Daniel Shargel

Emotions Without Objects

The near consensus among theorists working on emotion, in both philosophy and psychology, is that emotions have objects. When we are angry, we are angry at someone. When we are frightened, we are frightened of something. We can call the theory that emotions have objects the Token Object Theory (TOKEN), though the defenders of this view are so numerous and diverse that they agree on little else. The ubiquity of TOKEN reflects, among other things, Brentano’s influence on the philosophy of mind. It is inconceivable that emotions would fail to manifest features which are taken to be characteristic of all mental states. Adherents rarely treat TOKEN as a theoretical position in need of defense, with empirically falsifiable implications. In fact, some relevant empirical work has been done. I will argue that this research supports an alternative model, the Type Influence Theory (TYPE), according to which emotions of a given kind influence judgements concerning a whole class of objects. For example, anger influences judgments about anything that seems offensive, and fear influences judgments about anything that seem dangerous. According to TYPE, emotions indiscriminately influence judgments about objects of a given type, while TOKEN, I will argue, implies that emotions influence judgments in a way that discriminates between tokens of the same type (e.g. judgments about different offensive things). This distinction allows us to empirically test these theories. Mounting a persuasive defense of TOKEN poses some serious challenges. It is not enough to argue that emotions do not have objects, I need to explain why it seems so clear to so many that they do. The view sounds extremely implausible, particularly to anyone steeped in the literature. In addition, I am arguing that a certain kind of effect does not exist, which is in general difficult to do. Given these obstacles, my more modest goal is to show that TOKEN is less well supported than philosophers tend to acknowledge, and that TYPE presents a challenge that defenders of TOKEN need to address. Part 2 will introduce a criterion for determining whether emotions have objects. In short, we should only consider a mental state, whether it is a belief, desire, or emotion, to be directed at object p, if it influences thought and behavior in ways that are specific to p. Intentional states satisfy this criterion even when there is no such thing as p. In Parts 3 and 4 I will discuss in detail the two psychological studies that form the basis for my argument against TOKEN. These studies are drawn from what is widely known as the emotional misattribution literature, since participants seem to be confused about the true intentional object of their emotions. I will argue that these studies are best interpreted as evidence that there is no true intentional object about which participants are confused. Instead, each type of emotion automatically influences judgments about a given class of phenomena, and tokens of the same emotional type influence the same class of judgments. Any token state of fear makes any apparently dangerous things seem more dangerous. Emotions seem, in part, to have more targetted effects because we often attribute to them intentional objects, and then selectively suppress emotional effects in a manner that is consistent with that attribution. This selective suppression is intrinsic to the emotion, so the emotion itself fails to satisfy my criterion.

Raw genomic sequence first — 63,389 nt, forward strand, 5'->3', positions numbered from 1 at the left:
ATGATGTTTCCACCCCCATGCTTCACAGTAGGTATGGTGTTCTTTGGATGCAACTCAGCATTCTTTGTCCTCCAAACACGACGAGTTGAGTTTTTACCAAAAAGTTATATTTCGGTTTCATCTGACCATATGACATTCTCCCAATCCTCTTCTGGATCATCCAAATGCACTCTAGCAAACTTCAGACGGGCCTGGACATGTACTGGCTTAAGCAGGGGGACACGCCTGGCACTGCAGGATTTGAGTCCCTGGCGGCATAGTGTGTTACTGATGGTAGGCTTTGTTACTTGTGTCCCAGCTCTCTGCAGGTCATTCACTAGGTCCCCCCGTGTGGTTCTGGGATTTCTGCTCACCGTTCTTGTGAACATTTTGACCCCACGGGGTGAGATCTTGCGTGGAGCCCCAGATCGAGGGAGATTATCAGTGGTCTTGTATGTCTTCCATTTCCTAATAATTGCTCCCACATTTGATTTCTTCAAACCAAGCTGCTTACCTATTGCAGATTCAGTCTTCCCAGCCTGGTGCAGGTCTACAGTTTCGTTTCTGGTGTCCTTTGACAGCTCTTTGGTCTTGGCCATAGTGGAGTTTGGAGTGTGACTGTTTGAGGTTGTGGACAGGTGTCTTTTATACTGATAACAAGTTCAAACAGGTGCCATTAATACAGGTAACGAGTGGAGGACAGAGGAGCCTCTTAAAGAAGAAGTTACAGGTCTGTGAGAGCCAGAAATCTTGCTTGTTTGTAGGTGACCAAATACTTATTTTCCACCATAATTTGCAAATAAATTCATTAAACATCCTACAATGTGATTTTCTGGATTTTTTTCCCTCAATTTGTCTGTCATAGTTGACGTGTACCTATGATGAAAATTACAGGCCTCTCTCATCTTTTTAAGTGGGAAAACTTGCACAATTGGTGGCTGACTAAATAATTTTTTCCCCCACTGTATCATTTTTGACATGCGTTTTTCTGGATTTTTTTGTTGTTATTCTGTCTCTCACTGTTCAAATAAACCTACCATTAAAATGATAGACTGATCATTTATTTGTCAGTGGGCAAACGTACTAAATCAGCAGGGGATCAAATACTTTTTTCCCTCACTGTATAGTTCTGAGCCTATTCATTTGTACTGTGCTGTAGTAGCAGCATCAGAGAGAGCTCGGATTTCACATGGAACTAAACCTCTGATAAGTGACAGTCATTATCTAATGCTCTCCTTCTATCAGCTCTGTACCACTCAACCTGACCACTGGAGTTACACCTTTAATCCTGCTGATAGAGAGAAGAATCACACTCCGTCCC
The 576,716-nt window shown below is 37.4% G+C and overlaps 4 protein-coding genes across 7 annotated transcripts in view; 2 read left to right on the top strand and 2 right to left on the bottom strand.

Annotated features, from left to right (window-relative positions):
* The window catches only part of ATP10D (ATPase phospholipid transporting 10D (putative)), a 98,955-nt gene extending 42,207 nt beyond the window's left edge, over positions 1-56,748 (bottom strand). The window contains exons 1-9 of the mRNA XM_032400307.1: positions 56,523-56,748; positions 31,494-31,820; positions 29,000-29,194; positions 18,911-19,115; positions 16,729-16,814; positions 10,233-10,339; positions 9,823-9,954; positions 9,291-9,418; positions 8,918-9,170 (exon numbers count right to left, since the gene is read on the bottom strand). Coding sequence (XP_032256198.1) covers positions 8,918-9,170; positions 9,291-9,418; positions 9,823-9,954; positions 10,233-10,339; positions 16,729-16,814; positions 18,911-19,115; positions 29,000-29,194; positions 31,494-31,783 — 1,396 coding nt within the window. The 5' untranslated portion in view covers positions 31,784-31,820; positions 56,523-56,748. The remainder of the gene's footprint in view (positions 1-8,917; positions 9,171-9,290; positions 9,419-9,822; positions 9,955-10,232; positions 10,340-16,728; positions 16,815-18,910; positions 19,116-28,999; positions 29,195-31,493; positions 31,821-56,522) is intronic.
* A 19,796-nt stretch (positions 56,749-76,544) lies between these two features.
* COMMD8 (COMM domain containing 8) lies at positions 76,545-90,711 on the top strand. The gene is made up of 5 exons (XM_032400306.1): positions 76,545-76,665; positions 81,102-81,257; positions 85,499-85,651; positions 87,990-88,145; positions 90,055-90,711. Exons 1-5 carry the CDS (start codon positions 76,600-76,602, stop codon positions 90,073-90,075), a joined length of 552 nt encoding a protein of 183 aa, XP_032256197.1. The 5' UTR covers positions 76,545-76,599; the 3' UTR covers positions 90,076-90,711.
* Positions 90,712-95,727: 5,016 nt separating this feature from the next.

In the remainder of the paper I will consider a variety of objections. I will begin by considering other interpretation of the studies, and argue that they are less well supported. The strongest alternative is the view that emotions have two types of effects: primary effects which are specific to the intentional object of the emotion, and secondary effects which apply more broadly. On this view, the studies demonstrate the existence of the secondary effects, but do not prove that there are no additional, object-directed primary effects. In response, I argue that positing these additional effects provides no theoretical advantage. There are no emotional phenomena that can be explained by appealing to this primary effect which I cannot explain with the secondary effect alone. This is a bold claim, and it is impossible in this paper to comprehensively survey emotional phenomena. However, I will discuss a number of factors which contribute to the general impression that we can only explain emotional phenomena by attributing intentional objects. My goal is to put the burden on my opponents to defend TOKEN, rather than taking it for granted.

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